Sitting in the first assembly of the year, Kian Tadjbakhsh (’18) couldn’t help but notice the tight physical proximity to his peers. During the assembly, many students like Tadjbakhsh were even forced to line the stairway, filling the auditorium to its maximum capacity.
“When I entered the auditorium on the first day of school there were a [a lot more people than last year] especially in the hallways,” he said. “Before I could get past easily, but now I can’t.”
Riley Evans (’17) corroborated Tadjbakhsh’s observations, noting in particular that her band class is operating at its absolute maximum capacity. The class has some 10 additional students in comparison to last year, making it feel “smushed.”
Despite some students finding the High School to be more crowded, it has only grown by six students: 486 students in comparison to last years 480.
While the High School has grown marginally, the number of classes offered to students has also been reduced, resulting in marginally larger class size averages.
This increase in class size has occurred because “we had to free teachers up to be available for advisories,” Assistant Principal Karen Bonthrone explained.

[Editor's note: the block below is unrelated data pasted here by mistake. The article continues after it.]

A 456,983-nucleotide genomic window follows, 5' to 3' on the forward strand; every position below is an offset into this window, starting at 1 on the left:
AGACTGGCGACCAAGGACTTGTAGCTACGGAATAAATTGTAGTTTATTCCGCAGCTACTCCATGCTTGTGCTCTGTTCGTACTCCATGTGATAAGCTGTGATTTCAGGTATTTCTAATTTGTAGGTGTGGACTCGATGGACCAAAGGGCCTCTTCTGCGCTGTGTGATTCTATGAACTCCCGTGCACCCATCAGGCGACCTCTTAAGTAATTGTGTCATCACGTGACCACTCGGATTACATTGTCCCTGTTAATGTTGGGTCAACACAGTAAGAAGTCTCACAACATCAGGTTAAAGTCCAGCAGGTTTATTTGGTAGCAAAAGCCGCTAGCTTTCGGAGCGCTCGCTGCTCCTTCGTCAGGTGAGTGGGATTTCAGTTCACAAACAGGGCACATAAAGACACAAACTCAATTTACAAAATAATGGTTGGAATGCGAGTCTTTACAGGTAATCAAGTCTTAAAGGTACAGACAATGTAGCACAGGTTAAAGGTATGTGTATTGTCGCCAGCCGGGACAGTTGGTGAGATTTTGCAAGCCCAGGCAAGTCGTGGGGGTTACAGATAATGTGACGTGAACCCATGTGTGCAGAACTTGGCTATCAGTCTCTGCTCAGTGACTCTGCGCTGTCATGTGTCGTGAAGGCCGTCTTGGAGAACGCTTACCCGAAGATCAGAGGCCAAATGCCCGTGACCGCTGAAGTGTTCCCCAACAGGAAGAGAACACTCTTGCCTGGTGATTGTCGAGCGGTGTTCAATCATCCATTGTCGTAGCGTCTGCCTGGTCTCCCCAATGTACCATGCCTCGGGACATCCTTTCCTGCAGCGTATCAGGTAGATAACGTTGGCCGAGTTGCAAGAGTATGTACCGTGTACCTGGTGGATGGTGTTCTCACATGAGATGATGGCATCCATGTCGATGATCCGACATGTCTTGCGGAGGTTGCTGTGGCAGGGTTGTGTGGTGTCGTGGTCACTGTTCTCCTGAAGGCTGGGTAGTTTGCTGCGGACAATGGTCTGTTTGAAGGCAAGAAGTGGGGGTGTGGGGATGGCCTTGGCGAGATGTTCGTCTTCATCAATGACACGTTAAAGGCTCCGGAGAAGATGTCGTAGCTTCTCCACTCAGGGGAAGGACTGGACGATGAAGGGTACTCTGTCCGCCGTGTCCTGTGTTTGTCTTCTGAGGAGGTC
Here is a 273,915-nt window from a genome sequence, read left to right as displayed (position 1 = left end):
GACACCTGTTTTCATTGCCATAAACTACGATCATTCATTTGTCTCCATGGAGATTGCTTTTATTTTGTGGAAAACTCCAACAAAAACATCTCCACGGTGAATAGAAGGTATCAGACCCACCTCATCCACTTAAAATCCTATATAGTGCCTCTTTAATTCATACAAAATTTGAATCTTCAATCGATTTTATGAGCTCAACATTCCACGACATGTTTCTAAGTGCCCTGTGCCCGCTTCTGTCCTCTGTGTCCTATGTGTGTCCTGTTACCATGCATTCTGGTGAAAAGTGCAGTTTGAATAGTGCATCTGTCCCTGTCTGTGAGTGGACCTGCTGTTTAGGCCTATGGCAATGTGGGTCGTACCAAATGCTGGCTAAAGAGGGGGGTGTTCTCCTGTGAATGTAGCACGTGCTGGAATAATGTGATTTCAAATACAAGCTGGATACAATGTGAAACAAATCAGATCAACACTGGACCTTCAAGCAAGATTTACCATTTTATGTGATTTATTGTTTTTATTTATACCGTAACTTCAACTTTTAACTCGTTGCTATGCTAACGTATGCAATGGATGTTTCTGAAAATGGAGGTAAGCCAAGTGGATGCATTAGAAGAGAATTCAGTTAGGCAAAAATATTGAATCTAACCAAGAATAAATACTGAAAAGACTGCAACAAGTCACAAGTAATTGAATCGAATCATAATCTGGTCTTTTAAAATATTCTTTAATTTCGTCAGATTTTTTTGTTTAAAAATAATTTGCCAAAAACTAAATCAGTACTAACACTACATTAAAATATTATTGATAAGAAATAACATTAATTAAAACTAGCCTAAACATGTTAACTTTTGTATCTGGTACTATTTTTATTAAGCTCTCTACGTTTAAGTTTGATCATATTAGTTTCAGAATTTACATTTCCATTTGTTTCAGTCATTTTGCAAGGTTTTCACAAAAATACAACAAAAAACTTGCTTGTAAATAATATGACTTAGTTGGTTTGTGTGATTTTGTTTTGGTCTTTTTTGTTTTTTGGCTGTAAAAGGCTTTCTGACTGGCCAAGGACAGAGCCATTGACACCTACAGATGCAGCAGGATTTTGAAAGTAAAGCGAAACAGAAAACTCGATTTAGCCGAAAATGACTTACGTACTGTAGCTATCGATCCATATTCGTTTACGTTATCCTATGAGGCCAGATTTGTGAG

The increase in class size has only been slight though, roughly one student, as estimates have the average class size at 14.3 in comparison to last years 13.5.
Three courses – World Civilization I, World Civilization II and English 10 – were deliberately decreased by one class in order to accommodate for advisories. Other courses that were removed, such as the Psychology elective course, were discontinued solely due to lack of student interest.
While Bonthrone acknowledged there has been a slight increase in class size, she doubts whether the impact is having any negative ramifications. “Overall teachers are now teaching less students. I know they have advisory but because they are teaching less students they may have more time for [themselves],” she said.